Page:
Used in a target archery sport that was originally practiced in the Keraton.
Total 70.9 cm
Effective 69.7 cm
(Inside nock to base head)
A.) 6 mm long, 4 mm wide
B.) 5 mm long, 4.5 mm wide
A.) 16 grams
B.) 17 grams
Steel, reed, lacquer, pigments, sinew
Probably 18th century
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Most archer-warrior cultures focused strongly on sports archery in peacetime to hone and maintain their skills and to make advancements into the design of their equipment.
Disciplines that were commonly practiced were various forms of target archery, piercing contests, heavy bow pulling and flight shooting: A contest where the furthest shot arrow wins.
Flight shooting pushed bowyers to make ever more efficient bows and pushed the archers into perfecting their release with high poundages.
Two light and slender arrows with tiny metal conical tips and rather short fletched parts. Looking at the design, these are most likely Indian flight arrows because the heads are too narrow to provide the shaft with protection for impact.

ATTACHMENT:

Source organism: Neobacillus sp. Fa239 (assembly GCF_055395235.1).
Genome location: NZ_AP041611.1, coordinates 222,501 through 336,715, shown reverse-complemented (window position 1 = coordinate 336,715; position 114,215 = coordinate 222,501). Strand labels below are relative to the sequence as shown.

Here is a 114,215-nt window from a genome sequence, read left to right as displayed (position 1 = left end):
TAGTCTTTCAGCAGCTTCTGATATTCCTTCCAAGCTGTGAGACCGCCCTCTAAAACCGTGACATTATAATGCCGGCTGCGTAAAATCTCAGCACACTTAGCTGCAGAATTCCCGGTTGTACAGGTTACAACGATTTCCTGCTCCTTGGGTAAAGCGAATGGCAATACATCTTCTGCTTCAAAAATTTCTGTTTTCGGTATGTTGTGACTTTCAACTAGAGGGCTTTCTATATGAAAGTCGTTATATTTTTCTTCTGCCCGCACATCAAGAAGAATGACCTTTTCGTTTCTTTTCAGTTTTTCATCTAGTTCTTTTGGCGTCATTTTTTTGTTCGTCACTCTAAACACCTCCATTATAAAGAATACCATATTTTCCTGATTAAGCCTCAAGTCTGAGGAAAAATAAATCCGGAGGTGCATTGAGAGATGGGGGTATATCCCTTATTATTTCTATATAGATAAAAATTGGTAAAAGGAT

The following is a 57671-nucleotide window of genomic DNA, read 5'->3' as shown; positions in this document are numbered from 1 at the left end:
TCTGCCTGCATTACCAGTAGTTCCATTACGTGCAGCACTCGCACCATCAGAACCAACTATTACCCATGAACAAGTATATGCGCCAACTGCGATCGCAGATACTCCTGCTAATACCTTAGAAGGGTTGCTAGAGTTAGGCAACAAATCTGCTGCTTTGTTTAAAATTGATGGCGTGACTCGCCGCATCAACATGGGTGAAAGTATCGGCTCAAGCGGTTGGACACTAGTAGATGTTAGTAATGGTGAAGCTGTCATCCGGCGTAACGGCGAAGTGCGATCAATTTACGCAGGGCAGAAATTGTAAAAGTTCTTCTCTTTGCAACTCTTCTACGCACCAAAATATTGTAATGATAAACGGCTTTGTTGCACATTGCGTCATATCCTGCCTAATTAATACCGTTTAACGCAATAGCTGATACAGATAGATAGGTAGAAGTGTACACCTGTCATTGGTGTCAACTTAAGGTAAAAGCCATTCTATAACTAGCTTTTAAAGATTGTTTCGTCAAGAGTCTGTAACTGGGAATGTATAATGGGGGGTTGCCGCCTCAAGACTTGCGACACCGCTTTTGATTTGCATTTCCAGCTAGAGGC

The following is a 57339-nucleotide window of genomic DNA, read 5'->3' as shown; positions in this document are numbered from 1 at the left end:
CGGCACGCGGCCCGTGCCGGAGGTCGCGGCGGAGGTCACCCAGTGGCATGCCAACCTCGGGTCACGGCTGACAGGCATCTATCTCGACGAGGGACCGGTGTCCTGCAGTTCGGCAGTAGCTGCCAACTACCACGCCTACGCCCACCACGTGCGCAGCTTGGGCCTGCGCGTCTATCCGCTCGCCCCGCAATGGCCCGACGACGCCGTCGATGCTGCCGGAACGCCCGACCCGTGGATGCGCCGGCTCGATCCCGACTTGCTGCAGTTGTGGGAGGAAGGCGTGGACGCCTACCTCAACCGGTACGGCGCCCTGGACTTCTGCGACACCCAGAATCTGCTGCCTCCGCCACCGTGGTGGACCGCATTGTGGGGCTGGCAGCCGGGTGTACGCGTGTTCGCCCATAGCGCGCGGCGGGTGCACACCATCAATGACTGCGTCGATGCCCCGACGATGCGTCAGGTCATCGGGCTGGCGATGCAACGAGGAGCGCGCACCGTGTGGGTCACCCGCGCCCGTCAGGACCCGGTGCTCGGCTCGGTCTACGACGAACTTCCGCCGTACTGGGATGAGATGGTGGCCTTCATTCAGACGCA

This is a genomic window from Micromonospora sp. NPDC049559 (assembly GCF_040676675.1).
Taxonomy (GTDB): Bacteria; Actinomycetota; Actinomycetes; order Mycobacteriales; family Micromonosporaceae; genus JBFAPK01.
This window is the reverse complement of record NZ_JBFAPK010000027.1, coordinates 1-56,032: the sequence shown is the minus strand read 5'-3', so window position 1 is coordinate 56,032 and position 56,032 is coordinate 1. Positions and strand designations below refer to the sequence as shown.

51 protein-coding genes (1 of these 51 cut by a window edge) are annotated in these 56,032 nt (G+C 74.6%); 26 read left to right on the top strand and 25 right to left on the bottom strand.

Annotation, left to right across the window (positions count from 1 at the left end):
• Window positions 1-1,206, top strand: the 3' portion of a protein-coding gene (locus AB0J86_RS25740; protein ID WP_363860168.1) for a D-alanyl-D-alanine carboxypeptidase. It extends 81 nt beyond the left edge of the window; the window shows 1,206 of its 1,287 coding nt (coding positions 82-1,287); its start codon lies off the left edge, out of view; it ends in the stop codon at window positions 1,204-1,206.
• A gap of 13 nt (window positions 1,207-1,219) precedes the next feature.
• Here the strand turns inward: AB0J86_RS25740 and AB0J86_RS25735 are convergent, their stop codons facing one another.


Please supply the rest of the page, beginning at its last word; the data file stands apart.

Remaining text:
These arrows balance almost exactly in the center, where regular arrows typically have a more forward balance. The center balancing point helps them fly straighter, longer. The same is observed on Ottoman flight arrows.
The foreshafts are wrapped and painted an off white, with cherry red dot decoration. The tails are painted with bands of black, green red, and gold. They have bulbous nocks, made of inserted wood that is sinewed over and lacquered.
This very rare set of Indian long-distance arrows, probably flight arrows, will make great study objects for the serious archer-researcher.
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With snake skin nock. Probably made by Ju Yuan Hao in the 1950s.
An assortment of Indian arrows with various heads.
With a large double-edged tip and golden cresting.
With markings attributing it to Jalore.
Chiseled with a rare type of decor on the base, and with two Islamic inscriptions.